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December 2012 Archives

The Moon: Not Green Cheese After All

In 2011, the twin GRAIL space probes were launched to map what the moon is made of. Upon reaching the moon exactly one year ago, they began to carefully map the density of the entire crust of our largest satellite.

The mission was a complete success; the map was finished late this year. At that point, NASA put the probes into what's called a decaying orbit. The craft spiraled down towards the surface, falling lower each revolution until they crashed into the surface earlier this month to end the mission. The map they left behind (shown in the NASA image below) tells some interesting stories about the moon.

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The Power of Asteroid Impacts

When you look at the map, craters pop out dramatically. The rings of color are the patterns left in the moon's crust by space rock impacts. Blue areas are less dense and red areas are more so. Since the moon doesn't have erosion (no wind, rain, rivers, living organisms to shape its surface), craters stay forever. An amazing 12% of the moon's surface is actually empty space, smashed in by impacts. This level of destruction is even greater than expected by astrophysicists.

The early solar system was a place where massive space rock impacts were frequent. The moon's surface is an indelible map showing the ultra-violent ferocity of this time.

The Moon Grows and Shrinks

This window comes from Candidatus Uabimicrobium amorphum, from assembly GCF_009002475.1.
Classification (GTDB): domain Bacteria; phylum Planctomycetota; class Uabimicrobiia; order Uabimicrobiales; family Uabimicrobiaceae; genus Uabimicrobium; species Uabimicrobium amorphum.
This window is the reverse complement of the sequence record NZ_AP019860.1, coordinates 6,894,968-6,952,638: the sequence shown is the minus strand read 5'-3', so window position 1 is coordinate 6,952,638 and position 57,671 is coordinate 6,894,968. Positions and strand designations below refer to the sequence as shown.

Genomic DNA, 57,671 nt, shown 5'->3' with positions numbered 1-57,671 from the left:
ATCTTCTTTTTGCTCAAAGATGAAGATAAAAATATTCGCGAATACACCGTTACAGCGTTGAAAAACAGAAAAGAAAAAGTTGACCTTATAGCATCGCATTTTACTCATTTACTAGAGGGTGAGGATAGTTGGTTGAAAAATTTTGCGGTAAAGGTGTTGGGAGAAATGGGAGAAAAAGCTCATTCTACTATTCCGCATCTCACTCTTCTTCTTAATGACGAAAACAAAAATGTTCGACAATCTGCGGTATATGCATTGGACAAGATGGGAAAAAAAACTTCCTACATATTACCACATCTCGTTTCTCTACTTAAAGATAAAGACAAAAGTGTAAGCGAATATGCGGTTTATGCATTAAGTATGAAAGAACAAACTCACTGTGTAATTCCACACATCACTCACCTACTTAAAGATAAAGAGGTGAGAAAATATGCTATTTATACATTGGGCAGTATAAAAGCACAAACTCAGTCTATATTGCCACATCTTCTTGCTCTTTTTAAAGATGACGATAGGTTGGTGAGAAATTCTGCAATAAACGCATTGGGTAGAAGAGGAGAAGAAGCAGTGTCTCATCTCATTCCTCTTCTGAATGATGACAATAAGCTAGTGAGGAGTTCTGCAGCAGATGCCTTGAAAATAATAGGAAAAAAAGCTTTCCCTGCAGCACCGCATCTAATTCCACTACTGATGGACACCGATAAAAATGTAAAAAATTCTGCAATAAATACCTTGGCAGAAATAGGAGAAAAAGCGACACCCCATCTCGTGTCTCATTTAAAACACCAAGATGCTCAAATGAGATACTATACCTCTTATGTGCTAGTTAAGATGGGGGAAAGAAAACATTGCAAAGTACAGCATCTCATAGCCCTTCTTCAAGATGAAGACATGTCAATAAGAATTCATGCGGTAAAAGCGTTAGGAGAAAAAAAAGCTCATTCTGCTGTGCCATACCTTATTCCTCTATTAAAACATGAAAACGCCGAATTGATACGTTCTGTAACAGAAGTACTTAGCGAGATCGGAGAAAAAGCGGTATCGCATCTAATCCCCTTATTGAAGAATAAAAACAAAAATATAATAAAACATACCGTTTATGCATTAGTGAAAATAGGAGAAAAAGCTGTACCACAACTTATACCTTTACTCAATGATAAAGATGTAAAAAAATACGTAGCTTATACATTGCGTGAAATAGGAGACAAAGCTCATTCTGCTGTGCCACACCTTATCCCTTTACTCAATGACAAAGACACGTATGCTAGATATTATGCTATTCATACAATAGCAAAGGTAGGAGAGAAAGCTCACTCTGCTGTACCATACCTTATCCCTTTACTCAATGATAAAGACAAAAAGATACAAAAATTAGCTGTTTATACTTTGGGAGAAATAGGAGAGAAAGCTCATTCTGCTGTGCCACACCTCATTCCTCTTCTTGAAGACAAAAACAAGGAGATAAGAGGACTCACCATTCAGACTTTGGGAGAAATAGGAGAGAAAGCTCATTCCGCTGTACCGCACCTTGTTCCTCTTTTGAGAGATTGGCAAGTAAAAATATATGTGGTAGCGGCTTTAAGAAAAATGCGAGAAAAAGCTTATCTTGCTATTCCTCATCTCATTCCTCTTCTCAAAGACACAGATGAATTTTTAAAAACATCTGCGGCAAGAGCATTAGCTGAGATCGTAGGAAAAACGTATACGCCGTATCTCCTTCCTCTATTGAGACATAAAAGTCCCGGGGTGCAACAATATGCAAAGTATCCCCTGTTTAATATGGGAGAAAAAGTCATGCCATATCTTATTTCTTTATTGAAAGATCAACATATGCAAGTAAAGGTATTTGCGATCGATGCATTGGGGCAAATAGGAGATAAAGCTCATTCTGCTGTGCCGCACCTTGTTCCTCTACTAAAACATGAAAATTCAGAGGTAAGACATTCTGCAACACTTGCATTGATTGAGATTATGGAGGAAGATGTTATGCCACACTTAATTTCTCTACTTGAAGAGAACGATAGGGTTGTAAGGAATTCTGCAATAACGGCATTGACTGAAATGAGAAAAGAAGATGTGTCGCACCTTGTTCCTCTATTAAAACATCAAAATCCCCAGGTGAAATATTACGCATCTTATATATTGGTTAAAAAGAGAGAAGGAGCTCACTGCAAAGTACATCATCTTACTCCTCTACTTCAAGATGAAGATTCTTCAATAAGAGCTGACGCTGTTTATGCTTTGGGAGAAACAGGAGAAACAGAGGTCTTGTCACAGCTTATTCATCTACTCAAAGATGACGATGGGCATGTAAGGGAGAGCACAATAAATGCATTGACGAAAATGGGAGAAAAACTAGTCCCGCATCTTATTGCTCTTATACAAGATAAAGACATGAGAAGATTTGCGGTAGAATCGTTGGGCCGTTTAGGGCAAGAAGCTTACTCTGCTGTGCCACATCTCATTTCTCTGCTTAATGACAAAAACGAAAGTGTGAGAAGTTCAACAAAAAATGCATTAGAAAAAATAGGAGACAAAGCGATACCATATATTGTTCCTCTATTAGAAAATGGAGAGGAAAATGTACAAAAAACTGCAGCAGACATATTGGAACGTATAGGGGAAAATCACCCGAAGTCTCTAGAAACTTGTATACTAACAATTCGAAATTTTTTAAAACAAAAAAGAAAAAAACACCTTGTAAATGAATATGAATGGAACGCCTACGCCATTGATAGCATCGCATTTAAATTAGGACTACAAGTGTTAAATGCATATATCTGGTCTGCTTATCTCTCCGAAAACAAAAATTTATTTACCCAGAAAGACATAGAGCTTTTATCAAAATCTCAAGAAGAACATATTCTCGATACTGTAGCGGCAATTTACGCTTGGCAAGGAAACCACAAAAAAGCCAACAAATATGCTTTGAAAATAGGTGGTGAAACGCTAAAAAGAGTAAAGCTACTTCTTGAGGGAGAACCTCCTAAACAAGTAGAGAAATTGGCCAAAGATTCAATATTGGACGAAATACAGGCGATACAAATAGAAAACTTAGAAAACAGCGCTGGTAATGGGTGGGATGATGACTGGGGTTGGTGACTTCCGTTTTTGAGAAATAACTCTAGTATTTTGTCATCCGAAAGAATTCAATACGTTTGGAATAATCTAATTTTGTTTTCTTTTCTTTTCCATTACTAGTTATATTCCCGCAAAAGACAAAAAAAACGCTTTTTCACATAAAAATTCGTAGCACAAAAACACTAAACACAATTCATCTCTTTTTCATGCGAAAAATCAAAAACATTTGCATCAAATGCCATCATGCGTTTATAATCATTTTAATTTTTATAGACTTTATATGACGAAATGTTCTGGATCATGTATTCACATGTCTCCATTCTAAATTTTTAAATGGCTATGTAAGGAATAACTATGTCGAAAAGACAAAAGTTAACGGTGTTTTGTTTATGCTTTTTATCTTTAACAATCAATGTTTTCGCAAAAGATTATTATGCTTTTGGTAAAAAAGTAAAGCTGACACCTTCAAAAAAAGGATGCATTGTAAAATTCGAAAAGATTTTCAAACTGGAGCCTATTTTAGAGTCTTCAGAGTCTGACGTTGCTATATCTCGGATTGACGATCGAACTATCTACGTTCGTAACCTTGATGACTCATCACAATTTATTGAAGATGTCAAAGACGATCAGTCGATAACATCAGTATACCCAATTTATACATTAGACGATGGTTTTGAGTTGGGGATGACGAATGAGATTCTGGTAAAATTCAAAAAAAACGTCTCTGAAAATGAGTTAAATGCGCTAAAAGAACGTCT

Some features on the density map resemble giant slashes or lines. These are called dikes, and they indicate volcanic activity related to the growing and shrinking of the moon's crust. During its first billion years, the moon was very hot, and grew in size from volcanic activity. Eventually it cooled down, and now it is actually shrinking. These maps are the only known way to find and study this phenomenon.

The Moon is Made of Earth

No one knows for sure where the moon came from and how it ended up orbiting the earth. The most likely theory however, is that early in the planet's history, an enormous object (roughly the size of the moon) smashed into it. The resulting explosion was so violent that a moon's-worth of earth's rock was blasted into space. All that rock slowly coalesced into the moon.

The GRAIL data supports this theory, showing that both the earth and the moon contain about the same amount of aluminum. This would probably not be the case if the moon formed in some far away place and was "captured" by the earth's gravity.

December 2012 Archives

Are We Living in The Matrix?

Can we know if we are actually living in a computer simulated universe? New physics research gives us some possible clues about how we might tell and how hard it would be to artificially create the world we experience. This work is at the fine border between scientific speculation and speculative science. Keep in mind that it is about as far from practical and testable as physics can get.